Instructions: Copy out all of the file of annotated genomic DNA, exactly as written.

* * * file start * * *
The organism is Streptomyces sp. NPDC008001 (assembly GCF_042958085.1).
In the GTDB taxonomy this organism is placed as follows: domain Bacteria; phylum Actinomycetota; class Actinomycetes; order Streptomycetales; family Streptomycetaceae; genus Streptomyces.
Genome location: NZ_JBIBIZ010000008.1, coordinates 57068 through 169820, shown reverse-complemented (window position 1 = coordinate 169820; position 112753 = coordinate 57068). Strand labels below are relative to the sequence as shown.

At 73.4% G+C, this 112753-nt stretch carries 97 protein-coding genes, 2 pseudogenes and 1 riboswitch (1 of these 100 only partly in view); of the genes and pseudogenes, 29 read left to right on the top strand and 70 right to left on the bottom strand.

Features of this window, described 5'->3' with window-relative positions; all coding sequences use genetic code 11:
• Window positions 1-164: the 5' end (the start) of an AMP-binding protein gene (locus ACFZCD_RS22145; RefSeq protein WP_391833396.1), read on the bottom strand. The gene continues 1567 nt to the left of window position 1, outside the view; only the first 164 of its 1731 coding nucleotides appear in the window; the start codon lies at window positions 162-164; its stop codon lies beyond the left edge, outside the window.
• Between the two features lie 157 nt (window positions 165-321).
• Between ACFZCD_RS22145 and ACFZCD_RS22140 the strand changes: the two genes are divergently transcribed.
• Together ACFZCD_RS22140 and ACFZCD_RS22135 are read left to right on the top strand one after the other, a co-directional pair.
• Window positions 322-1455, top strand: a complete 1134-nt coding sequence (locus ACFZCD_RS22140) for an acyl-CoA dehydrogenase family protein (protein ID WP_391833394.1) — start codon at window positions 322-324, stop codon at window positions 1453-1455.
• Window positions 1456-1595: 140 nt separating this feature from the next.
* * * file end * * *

The organism is Streptomyces sp. NPDC008001 (assembly GCF_042958085.1).
In the GTDB taxonomy this organism is placed as follows: domain Bacteria; phylum Actinomycetota; class Actinomycetes; order Streptomycetales; family Streptomycetaceae; genus Streptomyces.
Genome location: NZ_JBIBIZ010000008.1, coordinates 57068 through 169820, shown reverse-complemented (window position 1 = coordinate 169820; position 112753 = coordinate 57068). Strand labels below are relative to the sequence as shown.

At 73.4% G+C, this 112753-nt stretch carries 97 protein-coding genes, 2 pseudogenes and 1 riboswitch (1 of these 100 only partly in view); of the genes and pseudogenes, 29 read left to right on the top strand and 70 right to left on the bottom strand.

Features of this window, described 5'->3' with window-relative positions; all coding sequences use genetic code 11:
• Window positions 1-164: the 5' end (the start) of an AMP-binding protein gene (locus ACFZCD_RS22145; RefSeq protein WP_391833396.1), read on the bottom strand. The gene continues 1567 nt to the left of window position 1, outside the view; only the first 164 of its 1731 coding nucleotides appear in the window; the start codon lies at window positions 162-164; its stop codon lies beyond the left edge, outside the window.
• Between the two features lie 157 nt (window positions 165-321).
• Between ACFZCD_RS22145 and ACFZCD_RS22140 the strand changes: the two genes are divergently transcribed.
• Together ACFZCD_RS22140 and ACFZCD_RS22135 are read left to right on the top strand one after the other, a co-directional pair.
• Window positions 322-1455, top strand: a complete 1134-nt coding sequence (locus ACFZCD_RS22140) for an acyl-CoA dehydrogenase family protein (protein ID WP_391833394.1) — start codon at window positions 322-324, stop codon at window positions 1453-1455.
• Window positions 1456-1595: 140 nt separating this feature from the next.